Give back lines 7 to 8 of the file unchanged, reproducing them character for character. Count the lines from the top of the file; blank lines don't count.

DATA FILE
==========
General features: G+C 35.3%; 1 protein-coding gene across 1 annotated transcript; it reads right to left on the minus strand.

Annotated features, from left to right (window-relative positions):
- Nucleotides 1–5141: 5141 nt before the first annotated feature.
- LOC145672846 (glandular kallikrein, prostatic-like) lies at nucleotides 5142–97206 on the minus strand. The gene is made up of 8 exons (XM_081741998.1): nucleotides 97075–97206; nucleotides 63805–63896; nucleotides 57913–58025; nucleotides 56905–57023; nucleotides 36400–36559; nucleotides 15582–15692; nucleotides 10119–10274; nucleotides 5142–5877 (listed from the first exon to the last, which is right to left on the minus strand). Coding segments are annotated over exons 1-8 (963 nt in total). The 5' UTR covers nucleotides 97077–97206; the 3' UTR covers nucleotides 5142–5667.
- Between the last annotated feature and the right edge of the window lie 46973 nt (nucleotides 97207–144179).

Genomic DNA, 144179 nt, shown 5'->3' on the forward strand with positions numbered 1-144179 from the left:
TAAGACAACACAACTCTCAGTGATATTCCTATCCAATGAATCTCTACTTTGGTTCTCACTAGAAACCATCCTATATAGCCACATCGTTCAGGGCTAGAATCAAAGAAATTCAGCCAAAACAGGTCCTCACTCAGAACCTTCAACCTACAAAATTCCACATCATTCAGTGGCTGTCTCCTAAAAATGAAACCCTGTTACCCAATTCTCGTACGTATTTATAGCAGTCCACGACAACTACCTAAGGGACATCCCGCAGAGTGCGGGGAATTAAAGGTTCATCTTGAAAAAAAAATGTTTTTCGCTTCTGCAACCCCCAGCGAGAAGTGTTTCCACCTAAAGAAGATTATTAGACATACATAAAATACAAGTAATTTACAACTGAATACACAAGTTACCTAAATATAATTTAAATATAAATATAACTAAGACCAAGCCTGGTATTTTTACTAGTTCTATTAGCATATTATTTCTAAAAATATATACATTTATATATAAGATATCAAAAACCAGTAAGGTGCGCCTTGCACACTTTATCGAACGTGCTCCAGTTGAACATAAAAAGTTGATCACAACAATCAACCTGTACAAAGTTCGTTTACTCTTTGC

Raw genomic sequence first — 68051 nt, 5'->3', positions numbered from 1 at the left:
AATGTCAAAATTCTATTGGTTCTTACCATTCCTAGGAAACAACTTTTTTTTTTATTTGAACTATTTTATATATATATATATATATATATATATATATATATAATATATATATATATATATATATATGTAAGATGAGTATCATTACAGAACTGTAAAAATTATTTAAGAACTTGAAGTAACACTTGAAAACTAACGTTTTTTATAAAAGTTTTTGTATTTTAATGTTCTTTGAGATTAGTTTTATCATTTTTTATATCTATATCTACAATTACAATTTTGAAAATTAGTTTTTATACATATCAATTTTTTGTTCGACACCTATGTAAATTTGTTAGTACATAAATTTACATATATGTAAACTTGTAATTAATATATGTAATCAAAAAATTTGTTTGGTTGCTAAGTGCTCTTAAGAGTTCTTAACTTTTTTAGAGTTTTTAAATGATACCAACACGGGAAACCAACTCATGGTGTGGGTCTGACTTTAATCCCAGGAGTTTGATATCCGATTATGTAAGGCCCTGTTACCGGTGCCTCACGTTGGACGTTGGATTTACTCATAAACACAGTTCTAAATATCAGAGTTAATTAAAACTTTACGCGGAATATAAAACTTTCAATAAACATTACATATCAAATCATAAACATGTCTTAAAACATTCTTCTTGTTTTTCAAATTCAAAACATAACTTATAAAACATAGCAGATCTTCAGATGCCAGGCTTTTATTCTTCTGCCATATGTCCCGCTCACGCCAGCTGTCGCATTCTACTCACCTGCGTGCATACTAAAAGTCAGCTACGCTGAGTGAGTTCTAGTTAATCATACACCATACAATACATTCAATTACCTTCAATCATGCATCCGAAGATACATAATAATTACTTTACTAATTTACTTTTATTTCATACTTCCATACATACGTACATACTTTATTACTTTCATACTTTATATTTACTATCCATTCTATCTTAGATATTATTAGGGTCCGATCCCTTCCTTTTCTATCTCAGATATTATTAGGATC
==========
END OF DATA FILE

TAAGACAACACAACTCTCAGTGATATTCCTATCCAATGAATCTCTACTTTGGTTCTCACTAGAAACCATCCTATATAGCCACATCGTTCAGGGCTAGAATCAAAGAAATTCAGCCAAAACAGGTCCTCACTCAGAACCTTCAACCTACAAAATTCCACATCATTCAGTGGCTGTCTCCTAAAAATGAAACCCTGTTACCCAATTCTCGTACGTATTTATAGCAGTCCACGACAACTACCTAAGGGACATCCCGCAGAGTGCGGGGAATTAAAGGTTCATCTTGAAAAAAAAATGTTTTTCGCTTCTGCAACCCCCAGCGAGAAGTGTTTCCACCTAAAGAAGATTATTAGACATACATAAAATACAAGTAATTTACAACTGAATACACAAGTTACCTAAATATAATTTAAATATAAATATAACTAAGACCAAGCCTGGTATTTTTACTAGTTCTATTAGCATATTATTTCTAAAAATATATACATTTATATATAAGATATCAAAAACCAGTAAGGTGCGCCTTGCACACTTTATCGAACGTGCTCCAGTTGAACATAAAAAGTTGATCACAACAATCAACCTGTACAAAGTTCGTTTACTCTTTGC

Raw genomic sequence first — 68051 nt, 5'->3', positions numbered from 1 at the left: